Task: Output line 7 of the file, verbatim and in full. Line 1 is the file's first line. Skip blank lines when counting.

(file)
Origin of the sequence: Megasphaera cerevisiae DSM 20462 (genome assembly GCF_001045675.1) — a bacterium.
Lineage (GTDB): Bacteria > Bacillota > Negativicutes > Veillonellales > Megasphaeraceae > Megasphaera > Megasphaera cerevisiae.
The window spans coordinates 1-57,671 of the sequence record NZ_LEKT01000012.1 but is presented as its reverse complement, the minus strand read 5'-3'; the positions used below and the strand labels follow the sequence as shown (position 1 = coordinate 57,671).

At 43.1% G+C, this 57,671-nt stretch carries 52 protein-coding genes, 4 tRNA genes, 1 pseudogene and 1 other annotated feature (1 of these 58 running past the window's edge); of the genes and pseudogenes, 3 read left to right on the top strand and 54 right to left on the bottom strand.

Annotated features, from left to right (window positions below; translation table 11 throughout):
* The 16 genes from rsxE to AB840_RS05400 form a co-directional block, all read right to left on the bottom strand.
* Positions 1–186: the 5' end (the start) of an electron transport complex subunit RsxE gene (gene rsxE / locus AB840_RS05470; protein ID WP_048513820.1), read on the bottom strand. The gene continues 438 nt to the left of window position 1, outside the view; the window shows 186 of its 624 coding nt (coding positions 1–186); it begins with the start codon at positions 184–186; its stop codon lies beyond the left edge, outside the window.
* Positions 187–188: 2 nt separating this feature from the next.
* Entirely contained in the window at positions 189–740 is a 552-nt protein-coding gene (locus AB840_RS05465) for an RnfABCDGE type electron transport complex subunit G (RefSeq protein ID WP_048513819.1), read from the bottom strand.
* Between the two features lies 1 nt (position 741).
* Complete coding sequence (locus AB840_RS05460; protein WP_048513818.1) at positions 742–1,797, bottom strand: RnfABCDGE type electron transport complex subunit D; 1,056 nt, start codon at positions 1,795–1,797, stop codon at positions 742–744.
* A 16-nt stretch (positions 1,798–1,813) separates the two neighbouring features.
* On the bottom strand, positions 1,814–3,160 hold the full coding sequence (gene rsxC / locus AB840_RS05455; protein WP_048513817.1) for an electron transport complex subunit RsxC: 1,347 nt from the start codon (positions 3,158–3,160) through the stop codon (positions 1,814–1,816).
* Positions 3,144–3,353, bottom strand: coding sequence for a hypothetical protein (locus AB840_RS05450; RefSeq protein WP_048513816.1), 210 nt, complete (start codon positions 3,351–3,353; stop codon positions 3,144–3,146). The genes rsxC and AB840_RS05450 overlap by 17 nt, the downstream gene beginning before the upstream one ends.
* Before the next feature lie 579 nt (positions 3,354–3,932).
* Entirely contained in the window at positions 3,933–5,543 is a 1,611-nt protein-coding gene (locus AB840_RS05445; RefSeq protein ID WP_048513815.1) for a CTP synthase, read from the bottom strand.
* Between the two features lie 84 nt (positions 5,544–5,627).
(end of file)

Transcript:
* Positions 1–186: the 5' end (the start) of an electron transport complex subunit RsxE gene (gene rsxE / locus AB840_RS05470; protein ID WP_048513820.1), read on the bottom strand. The gene continues 438 nt to the left of window position 1, outside the view; the window shows 186 of its 624 coding nt (coding positions 1–186); it begins with the start codon at positions 184–186; its stop codon lies beyond the left edge, outside the window.